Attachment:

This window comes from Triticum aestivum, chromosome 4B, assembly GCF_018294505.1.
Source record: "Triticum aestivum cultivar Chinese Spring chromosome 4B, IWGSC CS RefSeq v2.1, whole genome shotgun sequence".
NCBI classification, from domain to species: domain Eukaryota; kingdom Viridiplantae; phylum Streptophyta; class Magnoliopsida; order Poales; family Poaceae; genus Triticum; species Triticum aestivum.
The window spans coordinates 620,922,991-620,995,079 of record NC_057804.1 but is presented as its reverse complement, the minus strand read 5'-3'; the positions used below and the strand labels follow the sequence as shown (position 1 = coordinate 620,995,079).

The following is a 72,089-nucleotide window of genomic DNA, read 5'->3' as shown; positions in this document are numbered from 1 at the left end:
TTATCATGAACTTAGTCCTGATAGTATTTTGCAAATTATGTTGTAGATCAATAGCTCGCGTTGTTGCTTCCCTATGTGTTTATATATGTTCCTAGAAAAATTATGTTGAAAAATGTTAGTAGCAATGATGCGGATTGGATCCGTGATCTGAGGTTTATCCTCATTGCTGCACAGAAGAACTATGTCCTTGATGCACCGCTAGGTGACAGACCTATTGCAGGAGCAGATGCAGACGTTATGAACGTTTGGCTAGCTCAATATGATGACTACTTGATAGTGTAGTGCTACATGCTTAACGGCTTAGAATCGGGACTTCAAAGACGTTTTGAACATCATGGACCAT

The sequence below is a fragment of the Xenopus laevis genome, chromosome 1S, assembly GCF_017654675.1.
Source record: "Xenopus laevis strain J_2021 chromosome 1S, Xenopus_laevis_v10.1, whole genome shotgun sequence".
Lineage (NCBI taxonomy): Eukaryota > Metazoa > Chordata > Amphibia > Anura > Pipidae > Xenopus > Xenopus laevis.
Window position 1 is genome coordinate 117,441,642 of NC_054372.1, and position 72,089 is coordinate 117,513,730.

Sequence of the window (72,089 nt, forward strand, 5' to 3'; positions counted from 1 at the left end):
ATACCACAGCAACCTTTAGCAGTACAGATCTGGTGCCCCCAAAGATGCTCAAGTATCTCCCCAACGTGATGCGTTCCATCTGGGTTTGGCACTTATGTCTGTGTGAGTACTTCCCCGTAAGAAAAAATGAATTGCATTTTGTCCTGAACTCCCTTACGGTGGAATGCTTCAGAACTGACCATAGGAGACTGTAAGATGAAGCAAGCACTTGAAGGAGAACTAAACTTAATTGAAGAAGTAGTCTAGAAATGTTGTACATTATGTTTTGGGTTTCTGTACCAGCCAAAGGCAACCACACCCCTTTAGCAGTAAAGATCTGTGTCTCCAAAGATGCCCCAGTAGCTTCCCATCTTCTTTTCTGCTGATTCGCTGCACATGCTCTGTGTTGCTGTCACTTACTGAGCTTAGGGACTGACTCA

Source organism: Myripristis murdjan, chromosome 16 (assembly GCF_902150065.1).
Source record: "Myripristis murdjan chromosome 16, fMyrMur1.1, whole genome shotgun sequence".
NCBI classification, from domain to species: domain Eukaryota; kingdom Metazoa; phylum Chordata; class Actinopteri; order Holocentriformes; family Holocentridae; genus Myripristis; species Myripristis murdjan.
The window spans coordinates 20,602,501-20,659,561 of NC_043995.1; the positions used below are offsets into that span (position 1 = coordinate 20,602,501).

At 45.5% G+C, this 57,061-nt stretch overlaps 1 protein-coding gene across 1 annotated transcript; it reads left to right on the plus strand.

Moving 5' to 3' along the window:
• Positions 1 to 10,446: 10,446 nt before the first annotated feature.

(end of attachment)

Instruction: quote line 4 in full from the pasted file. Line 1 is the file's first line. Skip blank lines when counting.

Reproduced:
The window spans coordinates 620,922,991-620,995,079 of record NC_057804.1 but is presented as its reverse complement, the minus strand read 5'-3'; the positions used below and the strand labels follow the sequence as shown (position 1 = coordinate 620,995,079).